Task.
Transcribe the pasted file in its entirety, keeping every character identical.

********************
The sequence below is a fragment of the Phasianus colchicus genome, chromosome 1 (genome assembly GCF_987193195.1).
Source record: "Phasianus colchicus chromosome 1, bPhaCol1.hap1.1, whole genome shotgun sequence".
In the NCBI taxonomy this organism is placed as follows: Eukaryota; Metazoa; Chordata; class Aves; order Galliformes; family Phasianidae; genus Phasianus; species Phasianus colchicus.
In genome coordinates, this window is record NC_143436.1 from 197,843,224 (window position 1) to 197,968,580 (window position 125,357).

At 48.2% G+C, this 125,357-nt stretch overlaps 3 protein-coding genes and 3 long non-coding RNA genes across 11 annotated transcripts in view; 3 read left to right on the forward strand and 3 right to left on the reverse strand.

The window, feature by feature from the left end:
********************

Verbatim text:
The sequence below is a fragment of the Phasianus colchicus genome, chromosome 1 (genome assembly GCF_987193195.1).
Source record: "Phasianus colchicus chromosome 1, bPhaCol1.hap1.1, whole genome shotgun sequence".
In the NCBI taxonomy this organism is placed as follows: Eukaryota; Metazoa; Chordata; class Aves; order Galliformes; family Phasianidae; genus Phasianus; species Phasianus colchicus.
In genome coordinates, this window is record NC_143436.1 from 197,843,224 (window position 1) to 197,968,580 (window position 125,357).

At 48.2% G+C, this 125,357-nt stretch overlaps 3 protein-coding genes and 3 long non-coding RNA genes across 11 annotated transcripts in view; 3 read left to right on the forward strand and 3 right to left on the reverse strand.

The window, feature by feature from the left end: